The leases will take years to develop, meaning oil companies could keep producing crude long past 2030, when Biden has set a goal to lower greenhouse gas emissions by at least 50%, compared with 2005 levels. Scientists say the world needs to be well on the way to that goal over the next decade to avoid catastrophic climate change.
Yet even as Biden has tried to cajole other world leaders into strengthening efforts against global warming, including at this month's U.N/ climate talks in Scotland, he's had difficulty gaining ground on climate issues at home.
The administration has proposed another round of oil and gas sales early next year in Wyoming, Colorado, Montana and other states. Interior Department officials proceeded despite concluding that burning the fuels could lead to billions of dollars in potential future climate damages.
Emissions from burning and extracting fossil fuels from public lands and waters account for about a quarter of U.S. carbon dioxide emissions, according to the U.S. Geological Survey.
Environmentalists hailed the report's recommendation to raise royalty rates, but some groups said the report falls short of action needed to address the climate crisis.
"Today's report is a complete failure of the climate leadership that our world desperately needs,'' said Taylor McKinnon of the Center for Biological Diversity, an environmental group.
The report "presumes more fossil fuel leasing that our climate can't afford" and abandons Biden's campaign promise to stop new oil and gas leasing on public lands, McKinnon said.
The American Petroleum Institute, the top lobbying group for the oil industry, said Interior was proposing to "increase costs on American energy development with no clear roadmap for the future of federal leasing."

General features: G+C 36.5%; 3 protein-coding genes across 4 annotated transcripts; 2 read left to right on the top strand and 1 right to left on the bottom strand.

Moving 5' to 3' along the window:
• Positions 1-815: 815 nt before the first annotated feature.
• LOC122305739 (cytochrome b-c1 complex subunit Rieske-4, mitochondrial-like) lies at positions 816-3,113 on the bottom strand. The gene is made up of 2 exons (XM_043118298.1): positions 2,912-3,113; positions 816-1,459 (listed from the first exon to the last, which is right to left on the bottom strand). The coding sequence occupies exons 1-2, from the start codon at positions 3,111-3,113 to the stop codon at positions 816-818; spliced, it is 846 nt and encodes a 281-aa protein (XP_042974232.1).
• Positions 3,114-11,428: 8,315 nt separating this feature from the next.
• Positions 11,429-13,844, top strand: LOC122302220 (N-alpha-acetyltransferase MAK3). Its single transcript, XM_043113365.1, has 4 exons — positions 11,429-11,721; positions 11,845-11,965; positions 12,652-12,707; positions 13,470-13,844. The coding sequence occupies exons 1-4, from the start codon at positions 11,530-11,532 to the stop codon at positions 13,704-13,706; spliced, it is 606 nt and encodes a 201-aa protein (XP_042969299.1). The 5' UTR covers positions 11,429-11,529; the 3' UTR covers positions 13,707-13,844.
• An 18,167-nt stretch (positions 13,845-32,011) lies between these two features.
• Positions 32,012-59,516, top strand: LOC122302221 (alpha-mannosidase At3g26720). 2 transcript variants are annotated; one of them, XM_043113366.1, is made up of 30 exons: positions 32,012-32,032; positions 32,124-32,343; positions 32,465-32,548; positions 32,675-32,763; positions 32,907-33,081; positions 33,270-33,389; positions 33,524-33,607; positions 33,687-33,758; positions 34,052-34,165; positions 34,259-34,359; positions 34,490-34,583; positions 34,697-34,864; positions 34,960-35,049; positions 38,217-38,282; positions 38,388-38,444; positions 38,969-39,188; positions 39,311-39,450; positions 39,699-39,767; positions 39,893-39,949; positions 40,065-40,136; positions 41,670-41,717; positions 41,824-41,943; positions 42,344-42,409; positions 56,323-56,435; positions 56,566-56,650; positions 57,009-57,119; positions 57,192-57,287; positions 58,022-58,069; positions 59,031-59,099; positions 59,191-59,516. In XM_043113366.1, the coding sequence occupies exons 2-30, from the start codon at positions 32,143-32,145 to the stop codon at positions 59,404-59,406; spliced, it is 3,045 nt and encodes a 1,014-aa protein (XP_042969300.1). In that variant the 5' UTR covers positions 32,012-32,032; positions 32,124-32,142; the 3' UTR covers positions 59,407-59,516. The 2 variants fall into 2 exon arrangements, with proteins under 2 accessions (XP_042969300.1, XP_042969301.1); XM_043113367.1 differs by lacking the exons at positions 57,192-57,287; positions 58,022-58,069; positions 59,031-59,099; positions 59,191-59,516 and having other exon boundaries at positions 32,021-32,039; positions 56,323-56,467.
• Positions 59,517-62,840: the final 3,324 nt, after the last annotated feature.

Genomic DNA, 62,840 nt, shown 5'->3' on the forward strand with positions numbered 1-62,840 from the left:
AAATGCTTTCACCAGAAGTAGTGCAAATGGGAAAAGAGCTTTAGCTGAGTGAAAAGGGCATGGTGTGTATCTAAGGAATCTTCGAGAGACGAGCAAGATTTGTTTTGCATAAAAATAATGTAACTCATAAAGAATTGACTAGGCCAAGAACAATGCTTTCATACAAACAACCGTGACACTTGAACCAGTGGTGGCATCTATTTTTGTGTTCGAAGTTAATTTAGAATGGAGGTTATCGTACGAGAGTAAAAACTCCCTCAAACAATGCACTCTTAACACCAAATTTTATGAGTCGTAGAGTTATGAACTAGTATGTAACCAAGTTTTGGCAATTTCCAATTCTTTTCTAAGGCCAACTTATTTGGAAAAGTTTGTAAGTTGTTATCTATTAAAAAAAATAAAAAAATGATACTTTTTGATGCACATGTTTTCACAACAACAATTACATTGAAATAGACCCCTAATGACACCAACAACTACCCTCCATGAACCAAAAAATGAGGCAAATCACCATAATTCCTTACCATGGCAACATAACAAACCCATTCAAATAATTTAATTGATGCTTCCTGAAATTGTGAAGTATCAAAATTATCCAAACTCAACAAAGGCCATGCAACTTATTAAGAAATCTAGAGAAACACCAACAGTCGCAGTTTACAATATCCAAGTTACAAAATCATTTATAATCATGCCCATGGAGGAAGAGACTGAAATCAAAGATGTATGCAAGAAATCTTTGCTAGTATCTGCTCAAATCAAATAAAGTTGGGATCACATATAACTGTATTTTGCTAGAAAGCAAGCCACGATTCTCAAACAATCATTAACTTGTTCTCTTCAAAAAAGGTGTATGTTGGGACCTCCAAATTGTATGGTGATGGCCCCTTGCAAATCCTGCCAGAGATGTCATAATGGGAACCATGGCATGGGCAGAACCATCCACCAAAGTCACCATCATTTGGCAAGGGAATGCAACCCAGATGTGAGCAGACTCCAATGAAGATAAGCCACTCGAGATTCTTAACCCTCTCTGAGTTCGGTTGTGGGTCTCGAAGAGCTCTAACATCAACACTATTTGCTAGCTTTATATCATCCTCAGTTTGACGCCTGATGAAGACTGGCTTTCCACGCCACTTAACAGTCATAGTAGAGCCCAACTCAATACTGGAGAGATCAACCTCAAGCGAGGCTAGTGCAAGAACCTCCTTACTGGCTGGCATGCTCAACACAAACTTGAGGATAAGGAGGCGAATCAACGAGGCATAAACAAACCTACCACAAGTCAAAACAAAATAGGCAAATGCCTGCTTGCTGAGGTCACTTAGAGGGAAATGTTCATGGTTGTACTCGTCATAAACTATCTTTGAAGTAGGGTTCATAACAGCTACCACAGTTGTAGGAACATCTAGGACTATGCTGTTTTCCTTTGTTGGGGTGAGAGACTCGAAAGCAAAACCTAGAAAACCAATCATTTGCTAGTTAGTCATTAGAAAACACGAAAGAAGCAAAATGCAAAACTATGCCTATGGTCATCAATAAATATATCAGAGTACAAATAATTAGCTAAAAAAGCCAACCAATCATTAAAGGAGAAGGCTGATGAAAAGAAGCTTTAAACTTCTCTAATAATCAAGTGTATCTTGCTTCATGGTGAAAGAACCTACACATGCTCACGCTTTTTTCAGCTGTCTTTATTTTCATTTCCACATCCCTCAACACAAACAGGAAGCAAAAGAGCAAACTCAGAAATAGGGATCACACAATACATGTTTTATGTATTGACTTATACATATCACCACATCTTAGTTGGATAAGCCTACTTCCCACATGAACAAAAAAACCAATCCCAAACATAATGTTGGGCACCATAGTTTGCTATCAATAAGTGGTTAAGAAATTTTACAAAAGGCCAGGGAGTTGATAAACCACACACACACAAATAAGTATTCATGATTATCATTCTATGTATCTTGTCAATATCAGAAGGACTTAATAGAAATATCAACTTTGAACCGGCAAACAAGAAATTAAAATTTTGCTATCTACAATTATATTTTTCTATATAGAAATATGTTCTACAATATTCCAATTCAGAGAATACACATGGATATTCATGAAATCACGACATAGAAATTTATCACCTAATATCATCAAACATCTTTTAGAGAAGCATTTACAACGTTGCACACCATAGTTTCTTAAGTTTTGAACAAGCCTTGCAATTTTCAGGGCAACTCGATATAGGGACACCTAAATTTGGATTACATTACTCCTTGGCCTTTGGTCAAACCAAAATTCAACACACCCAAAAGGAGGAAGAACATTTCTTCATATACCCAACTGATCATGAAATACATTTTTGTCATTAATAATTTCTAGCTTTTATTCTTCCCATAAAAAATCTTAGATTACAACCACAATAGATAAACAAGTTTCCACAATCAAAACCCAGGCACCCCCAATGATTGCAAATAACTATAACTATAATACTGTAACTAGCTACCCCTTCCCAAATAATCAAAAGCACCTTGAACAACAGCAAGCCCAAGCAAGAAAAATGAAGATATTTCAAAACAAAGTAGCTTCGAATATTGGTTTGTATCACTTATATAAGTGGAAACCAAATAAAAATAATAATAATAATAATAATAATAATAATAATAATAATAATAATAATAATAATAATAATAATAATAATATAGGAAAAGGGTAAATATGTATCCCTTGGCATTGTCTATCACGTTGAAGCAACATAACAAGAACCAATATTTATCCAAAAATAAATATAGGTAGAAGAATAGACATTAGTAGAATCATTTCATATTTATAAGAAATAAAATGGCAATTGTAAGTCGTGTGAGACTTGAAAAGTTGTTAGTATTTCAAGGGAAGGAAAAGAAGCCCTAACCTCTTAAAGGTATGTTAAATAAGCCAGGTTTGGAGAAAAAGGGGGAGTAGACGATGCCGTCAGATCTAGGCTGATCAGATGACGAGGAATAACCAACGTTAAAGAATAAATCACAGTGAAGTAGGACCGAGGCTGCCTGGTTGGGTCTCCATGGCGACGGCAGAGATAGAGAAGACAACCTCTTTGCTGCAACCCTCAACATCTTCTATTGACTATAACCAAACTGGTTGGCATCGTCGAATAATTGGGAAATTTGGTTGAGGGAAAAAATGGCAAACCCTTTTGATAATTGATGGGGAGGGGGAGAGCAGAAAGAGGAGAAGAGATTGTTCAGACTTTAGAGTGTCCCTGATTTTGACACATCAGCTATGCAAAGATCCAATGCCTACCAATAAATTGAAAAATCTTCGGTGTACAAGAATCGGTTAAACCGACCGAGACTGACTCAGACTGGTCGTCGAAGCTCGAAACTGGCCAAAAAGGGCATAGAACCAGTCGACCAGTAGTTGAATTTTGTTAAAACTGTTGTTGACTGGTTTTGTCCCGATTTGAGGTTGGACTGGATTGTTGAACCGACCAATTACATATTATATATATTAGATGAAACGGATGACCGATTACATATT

Other groups were more upbeat.
"This report makes an incredibly compelling case both economically and ecologically for bringing the federal oil and gas leasing program into the 21st century," said Collin O'Mara, president and CEO of the National Wildlife Federation. "Enacting these overdue reforms will ensure taxpayers, communities and wildlife are no longer harmed by below-market rates, insufficient protections and poor planning.''
The wildlife federation and other groups urged the Senate to include reforms to the oil and gas program in Biden's sweeping social and environmental policy bill. Many reforms, including an end to drilling in the Arctic refuge and a ban on offshore drilling along the Atlantic and Pacific Coasts and the eastern Gulf of Mexico, were included in a House version of the bill approved last week.
Jennifer Rokala, executive director of the left-leaning Center for Western Priorities, said the report "provides a critical roadmap to ensure drilling decisions on public lands take into account (climate) impacts on our land, water and wildlife, while ensuring a fair return for taxpayers.''
Republicans called the report a continuation of what they call Biden's war on domestic energy production.
While the report hides behind language of "necessary reforms'' and royalty rates adjustments, "we know the real story,'' said Arkansas Rep. Bruce Westerman, the top Republican on the House Natural Resources Committee.
The Biden administration "will bog small energy companies down in years of regulatory gridlock, place millions of acres of resources-rich land under lock and key (and) ignore local input,'' Westerman said. "Ultimately, the American consumer will pay the price. Look no further than the skyrocketing prices you are already paying at the gas pump.''